The chopper shortage arose earlier this year when Russia announced it was withdrawing all its helicopters and crew from the U.N. Mission in South Sudan (UNMISS), Reuters reports. "I appeal to member states to make available the badly needed military utility helicopters to enhance the mission's mobility and access to vulnerable populations," U.N. Secretary-General Ban Ki-moon said in a report to the Security Council.
"In the meantime, the secretariat and UNMISS will explore other measures to enhance mobility and accessibility," he said in the report, which the 15-nation council discussed at a closed-door meeting on Thursday.
Moscow said its decision to withdraw its helicopters had nothing to do with security. But Russia's U.N. mission has said that it was alarmed by attacks on utility helicopters operated by the Russian military for UNMISS.
South Sudan declared independence in July 2011 under a 2005 peace agreement with Sudan that ended decades of civil war. But Africa's youngest nation has been struggling to end tribal and rebel violence that has killed thousands since last year.
Fighting broke out earlier this year around Pibor in Jonglei state bordering north Sudan. It remains unclear how many people were killed. U.N. diplomats and officials told Reuters that one of the reasons for the slow deployment of U.N. troops to Pibor at the time was the Russian refusal to fly its helicopters there.
The head the peacekeeping mission, Hilde Johnson, told reporters after briefing the Security Council on Thursday that the mission had only "limited" helicopter capabilities in South Sudan, a country where there are few good roads.
Ban's report made clear that the violence in Jonglei state remained a serious problem and chided the government in Juba for not doing enough to protect people in the region. "The United Nations will continue to do its part, but the Jonglei crisis demonstrated that its resources are limited," the report said.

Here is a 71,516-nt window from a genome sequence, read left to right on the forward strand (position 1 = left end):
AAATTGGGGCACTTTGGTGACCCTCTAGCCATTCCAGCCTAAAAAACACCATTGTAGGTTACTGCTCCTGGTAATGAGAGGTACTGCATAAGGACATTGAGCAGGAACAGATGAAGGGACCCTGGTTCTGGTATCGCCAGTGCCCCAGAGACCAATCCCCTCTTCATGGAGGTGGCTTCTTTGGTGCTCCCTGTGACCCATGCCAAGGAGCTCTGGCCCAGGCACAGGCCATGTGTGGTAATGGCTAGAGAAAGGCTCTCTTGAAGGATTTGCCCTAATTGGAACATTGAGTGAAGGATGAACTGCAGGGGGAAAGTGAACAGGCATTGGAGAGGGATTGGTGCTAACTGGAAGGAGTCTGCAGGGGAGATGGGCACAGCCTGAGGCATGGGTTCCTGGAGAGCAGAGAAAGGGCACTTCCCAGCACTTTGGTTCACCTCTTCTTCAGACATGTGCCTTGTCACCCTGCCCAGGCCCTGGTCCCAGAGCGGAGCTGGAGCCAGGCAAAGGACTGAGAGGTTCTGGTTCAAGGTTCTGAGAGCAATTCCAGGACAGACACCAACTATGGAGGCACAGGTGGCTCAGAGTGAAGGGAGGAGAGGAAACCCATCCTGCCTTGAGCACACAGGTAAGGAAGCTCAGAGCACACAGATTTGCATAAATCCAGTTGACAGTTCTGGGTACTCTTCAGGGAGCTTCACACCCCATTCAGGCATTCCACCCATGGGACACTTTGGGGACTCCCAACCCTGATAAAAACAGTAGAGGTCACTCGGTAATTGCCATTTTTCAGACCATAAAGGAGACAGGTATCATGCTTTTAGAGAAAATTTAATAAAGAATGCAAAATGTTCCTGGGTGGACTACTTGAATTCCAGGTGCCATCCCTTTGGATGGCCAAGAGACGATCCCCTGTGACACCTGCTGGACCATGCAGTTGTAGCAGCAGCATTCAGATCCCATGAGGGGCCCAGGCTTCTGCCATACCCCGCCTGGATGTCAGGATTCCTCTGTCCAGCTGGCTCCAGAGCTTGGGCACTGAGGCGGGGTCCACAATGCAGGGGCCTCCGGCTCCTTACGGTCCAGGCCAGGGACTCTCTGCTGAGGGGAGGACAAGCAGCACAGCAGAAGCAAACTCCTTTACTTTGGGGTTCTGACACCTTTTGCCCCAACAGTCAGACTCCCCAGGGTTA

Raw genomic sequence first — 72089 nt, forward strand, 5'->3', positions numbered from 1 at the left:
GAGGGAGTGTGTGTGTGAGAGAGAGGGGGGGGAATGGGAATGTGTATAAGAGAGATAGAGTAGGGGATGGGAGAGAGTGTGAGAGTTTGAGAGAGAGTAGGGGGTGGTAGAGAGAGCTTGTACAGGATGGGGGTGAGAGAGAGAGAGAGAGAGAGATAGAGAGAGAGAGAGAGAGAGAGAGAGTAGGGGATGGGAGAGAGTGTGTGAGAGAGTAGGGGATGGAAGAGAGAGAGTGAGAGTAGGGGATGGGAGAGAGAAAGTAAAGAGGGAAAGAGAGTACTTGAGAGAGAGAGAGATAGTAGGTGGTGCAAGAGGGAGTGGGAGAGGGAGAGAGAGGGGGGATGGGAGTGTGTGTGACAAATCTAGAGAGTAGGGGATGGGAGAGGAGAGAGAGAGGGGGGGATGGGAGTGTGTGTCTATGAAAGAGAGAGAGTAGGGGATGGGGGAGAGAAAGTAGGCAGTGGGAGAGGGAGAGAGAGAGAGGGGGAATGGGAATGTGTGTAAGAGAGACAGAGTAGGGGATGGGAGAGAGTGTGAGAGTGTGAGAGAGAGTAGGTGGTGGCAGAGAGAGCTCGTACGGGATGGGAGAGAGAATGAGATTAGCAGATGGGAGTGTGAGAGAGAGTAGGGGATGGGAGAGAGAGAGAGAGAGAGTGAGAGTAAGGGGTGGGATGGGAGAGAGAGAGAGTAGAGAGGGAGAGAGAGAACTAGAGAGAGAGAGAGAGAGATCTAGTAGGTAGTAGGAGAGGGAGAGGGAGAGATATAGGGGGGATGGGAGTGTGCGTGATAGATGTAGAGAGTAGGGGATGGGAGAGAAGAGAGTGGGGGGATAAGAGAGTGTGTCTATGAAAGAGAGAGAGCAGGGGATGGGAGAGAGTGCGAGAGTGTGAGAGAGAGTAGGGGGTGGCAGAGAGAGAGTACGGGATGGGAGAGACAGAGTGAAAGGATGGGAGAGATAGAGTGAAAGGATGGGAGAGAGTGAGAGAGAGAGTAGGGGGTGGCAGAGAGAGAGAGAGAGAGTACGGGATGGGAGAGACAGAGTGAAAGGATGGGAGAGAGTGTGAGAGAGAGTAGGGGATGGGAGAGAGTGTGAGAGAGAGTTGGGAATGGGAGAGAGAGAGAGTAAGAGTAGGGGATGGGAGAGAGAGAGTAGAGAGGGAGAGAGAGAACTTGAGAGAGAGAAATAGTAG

"The slow response by the government to the crisis in Jonglei state, despite the early warning provided by UNMISS, underlined ... the need for the government to assume its responsibility to forge national reconciliation as well as protect its citizens," he said. Ban called for an urgent government investigation into rights abuses in Jonglei state and for it to "bring the perpetrators to justice in order to break the cycle of reprisal attacks."
Ban warned that "hate messages" spreading throughout Jonglei threatened to spark more ethnic violence and said the government should "bring the full force of the law" to bear against those responsible for inciting violence. He called on states hosting the Sudanese diaspora to investigate those responsible for disseminating such messages.
South Sudan is also at loggerheads with Sudan over the position of their border, control of the disputed Abyei territory, and what transit fees South Sudan pays its northern neighbour to export oil from Port Sudan.
South Sudan shut down its oil fields in January to protest Khartoum's seizure of southern crude, cutting off a key source of revenue for both countries.
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